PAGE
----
Is There a PowerShell In Your Future?
If your goal as an admin is to become more efficient by automating more of your environment, the answer is yes.
If Windows PowerShell isn't on your systems administration radar yet, it should be. No, despite the unfortunate marketing influenced name, this is not some new multi-state lottery, the latest powered exoskeleton for our frontline troops or some crab-flavored sports drink. Rather, it's Microsoft's next-generation command-line shell and scripting environment, due to ship in the fourth quarter of 2006 and destined to replace or supplement everything from venerable batch files right up through WMI programming and one-off .NET console utilities. You can already download RC1 of PowerShell off the Windows Server System home page here
, and between documentation, scripts, and newsgroups Microsoft is pushing out a lot of information to help you get started. If your job includes automating anything in the Windows environment, it's time to start up the learning curve.
The documentation prefers the term "glide path" to "learning curve," but make no mistake -- whether you come from a pure Windows background or a Unix shell background, you’ll have both moments of familiarity and moments of head-scratching here. While most things you already know from the Windows command prompt still work in PowerShell, the PowerShell team spent several years throwing in just about everything else they could think of. Here's a small and completely random assortment of what you’ll find when you start prowling around:
- Enumerate Registry keys just like files on your hard drives
- Create .NET objects from the command line
- Interrogate .NET classes to find out what methods they support
- Get command output as HTML tables
- Set up tracing and debugging of PowerShell scripts
- Perform arithmetic at the command line
- Extend the shell by writing your own cmdlets in C#
Microsoft may not have thrown the kitchen sink into this shell, but I wouldn't bet on it; I’m not done exploring all of the nooks and crannies myself yet.
If systems administration is your business, you probably already have a toolkit you’ve built up for managing things. Likely it relies in whole or in part on the command line. Maybe you're a Windows shell expert, or maybe you rely on Cygwin or another port of a Unix shell. But you can’t really afford to ignore PowerShell, unless you’re planning to retire soon.
Microsoft has already announced that both Exchange Server 2007 and System Center Operations Manager 2007 will build their own management capabilities on top of PowerShell. It seems pretty clear that that’s just the start of a general use of PowerShell across all or most of Microsoft’s server products. So the camel’s nose is headed straight for your tent.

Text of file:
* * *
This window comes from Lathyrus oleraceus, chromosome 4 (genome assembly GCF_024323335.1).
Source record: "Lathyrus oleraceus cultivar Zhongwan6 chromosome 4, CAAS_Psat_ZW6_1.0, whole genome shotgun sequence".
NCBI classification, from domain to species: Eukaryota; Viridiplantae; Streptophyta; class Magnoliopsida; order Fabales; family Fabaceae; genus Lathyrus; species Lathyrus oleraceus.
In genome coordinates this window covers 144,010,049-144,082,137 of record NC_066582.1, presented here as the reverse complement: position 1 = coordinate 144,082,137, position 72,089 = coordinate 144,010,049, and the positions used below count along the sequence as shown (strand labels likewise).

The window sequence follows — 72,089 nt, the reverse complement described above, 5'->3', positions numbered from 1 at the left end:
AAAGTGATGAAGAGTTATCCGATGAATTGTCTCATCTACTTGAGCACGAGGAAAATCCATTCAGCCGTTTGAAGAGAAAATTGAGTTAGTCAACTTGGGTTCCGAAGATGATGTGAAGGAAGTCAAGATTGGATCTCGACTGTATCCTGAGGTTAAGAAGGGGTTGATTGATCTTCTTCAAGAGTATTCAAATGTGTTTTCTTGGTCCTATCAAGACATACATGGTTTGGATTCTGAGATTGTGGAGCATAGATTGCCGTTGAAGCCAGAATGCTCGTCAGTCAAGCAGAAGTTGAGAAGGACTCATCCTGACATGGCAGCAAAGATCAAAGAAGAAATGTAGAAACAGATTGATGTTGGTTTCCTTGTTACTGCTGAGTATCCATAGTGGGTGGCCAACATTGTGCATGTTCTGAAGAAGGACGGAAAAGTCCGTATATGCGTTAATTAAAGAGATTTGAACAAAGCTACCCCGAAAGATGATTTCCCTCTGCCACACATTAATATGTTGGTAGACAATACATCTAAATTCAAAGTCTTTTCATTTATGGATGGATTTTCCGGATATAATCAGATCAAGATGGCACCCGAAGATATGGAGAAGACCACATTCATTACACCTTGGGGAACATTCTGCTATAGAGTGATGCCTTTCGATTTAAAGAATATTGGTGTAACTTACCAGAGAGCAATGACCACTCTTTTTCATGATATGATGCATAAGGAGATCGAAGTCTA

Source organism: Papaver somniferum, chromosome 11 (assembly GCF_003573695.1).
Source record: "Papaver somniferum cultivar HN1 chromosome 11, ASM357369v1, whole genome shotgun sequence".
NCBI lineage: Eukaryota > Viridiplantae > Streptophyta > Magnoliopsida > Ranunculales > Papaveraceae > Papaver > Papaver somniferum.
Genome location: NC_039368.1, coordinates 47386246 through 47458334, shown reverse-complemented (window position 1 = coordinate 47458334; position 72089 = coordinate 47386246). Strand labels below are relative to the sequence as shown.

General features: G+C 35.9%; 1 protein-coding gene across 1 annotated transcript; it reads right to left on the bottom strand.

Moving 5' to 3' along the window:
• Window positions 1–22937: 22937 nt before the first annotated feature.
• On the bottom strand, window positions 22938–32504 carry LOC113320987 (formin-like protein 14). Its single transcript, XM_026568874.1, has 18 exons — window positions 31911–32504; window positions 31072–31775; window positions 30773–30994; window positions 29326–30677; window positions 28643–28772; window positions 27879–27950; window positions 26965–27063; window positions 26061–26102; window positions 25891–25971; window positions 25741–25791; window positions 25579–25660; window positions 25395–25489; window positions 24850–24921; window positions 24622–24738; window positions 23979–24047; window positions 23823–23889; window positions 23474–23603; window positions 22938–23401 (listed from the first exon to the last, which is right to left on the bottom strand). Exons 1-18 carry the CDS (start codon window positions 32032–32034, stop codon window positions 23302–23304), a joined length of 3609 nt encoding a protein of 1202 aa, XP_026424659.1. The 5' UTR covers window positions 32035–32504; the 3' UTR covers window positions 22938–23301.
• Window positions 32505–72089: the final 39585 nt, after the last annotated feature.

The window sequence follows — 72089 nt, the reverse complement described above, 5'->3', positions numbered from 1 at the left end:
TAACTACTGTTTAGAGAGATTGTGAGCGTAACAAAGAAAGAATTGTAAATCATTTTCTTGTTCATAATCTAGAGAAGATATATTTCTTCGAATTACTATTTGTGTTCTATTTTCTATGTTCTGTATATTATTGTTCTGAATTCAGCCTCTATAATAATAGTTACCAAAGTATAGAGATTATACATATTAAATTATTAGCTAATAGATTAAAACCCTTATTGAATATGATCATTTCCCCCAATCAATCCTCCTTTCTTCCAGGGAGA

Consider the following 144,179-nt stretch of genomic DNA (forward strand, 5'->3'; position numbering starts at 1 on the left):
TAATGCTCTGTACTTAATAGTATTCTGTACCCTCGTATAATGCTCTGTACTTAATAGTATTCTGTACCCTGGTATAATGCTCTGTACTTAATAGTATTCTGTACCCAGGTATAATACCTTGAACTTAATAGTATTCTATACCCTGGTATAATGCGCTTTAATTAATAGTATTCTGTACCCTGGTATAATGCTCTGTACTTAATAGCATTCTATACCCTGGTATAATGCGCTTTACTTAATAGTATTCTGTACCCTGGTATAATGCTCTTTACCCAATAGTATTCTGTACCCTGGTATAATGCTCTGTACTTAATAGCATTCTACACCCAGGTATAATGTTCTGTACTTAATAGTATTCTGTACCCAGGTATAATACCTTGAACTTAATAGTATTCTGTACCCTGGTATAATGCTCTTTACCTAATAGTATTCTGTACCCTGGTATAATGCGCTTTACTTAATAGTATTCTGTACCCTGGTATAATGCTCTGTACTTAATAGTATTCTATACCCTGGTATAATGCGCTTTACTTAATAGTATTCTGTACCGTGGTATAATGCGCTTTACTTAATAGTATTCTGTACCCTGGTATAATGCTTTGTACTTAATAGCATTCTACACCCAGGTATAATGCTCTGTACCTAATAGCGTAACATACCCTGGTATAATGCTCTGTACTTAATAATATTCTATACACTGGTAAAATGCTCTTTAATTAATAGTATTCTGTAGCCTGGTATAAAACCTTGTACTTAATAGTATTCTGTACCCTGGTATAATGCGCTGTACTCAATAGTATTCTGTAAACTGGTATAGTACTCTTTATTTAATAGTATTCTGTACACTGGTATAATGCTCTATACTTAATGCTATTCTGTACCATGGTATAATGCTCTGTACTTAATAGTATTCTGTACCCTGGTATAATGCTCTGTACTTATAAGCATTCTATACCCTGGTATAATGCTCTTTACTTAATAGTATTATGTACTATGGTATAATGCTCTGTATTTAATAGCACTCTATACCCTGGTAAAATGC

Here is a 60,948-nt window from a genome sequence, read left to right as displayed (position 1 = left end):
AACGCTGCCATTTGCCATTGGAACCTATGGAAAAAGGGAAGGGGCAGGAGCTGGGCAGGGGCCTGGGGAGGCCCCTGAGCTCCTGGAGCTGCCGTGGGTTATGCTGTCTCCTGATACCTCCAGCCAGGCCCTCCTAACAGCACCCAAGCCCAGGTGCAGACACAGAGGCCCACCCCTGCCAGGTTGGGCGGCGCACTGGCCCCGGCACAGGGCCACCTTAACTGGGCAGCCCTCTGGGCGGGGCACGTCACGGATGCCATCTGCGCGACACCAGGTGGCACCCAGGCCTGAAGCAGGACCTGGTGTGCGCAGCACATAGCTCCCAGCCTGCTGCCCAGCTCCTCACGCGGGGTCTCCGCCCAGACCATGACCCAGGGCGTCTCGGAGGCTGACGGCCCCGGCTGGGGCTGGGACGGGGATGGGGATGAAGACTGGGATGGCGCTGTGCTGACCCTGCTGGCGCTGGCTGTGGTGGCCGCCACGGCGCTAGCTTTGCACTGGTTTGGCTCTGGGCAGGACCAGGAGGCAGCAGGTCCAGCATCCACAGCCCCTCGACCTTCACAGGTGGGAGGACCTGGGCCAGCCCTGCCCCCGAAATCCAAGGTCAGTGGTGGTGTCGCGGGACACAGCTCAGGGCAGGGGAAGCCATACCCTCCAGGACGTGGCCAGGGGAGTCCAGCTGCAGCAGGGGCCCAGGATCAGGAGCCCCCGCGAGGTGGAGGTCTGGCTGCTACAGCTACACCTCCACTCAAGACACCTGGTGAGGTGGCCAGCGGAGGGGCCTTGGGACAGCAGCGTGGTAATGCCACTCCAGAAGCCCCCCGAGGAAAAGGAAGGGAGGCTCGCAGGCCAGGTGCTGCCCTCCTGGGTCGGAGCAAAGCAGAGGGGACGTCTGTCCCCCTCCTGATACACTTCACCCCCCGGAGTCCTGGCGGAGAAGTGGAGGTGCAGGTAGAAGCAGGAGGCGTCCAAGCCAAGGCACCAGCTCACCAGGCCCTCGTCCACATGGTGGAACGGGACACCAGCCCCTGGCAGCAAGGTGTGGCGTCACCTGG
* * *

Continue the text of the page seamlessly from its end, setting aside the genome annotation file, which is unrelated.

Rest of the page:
Fortunately, it seems likely that PowerShell will catch fire in the community, so there should be plenty of resources to help you learn how to leverage it. For example, Sapien (makers of PrimalScript), have already announced PowerShell support across their product line, and they’re publishing one of several books announced on the subject. A number of blogs have already popped up with helpful tips, even before the software is released, and newsgroup activity is starting to heat up. [Editor's note: Don Jones is the author of the new "PowerShell Answer," coming soon to MCPmag.com and at his ScriptingAnswers.com Web site.]
Still, with hundreds of commands and dozens of new concepts to learn, you shouldn’t treat this new software as a throwaway. Plan on spending some serious learning time with PowerShell, and then think about where you can apply it in your own operations. Fortunately, the backwards compatibility with existing scripting environments should make upgrading simple. Most sysadmins should be able to install PowerShell and start using it to run existing batch, command, and WMI jobs with almost no changes. Then, as you learn about new features, you’ll spot areas where you can make things more efficient or add new capabilities to your existing systems management tools. Or maybe you’ll find a way to automate some task that you’ve been doing by hand. Either way, by mixing new "sandbox" time with the routine work of doing your regular job under the new shell, you should be able to develop the skills that will keep you going through this revolution with minimal threat to the smooth running of your network. And who knows -- you might even come up with the killer script that makes you a company superstar!
Ready for PowerShell? Or are you going to stick with bash until they pry the emulator away from your cold, dead keyboard? Let me know at MikeG1@larkfarm.com.
Mike Gunderloy, MCSE, MCSD, MCDBA, is a former MCP columnist and the author of numerous development books.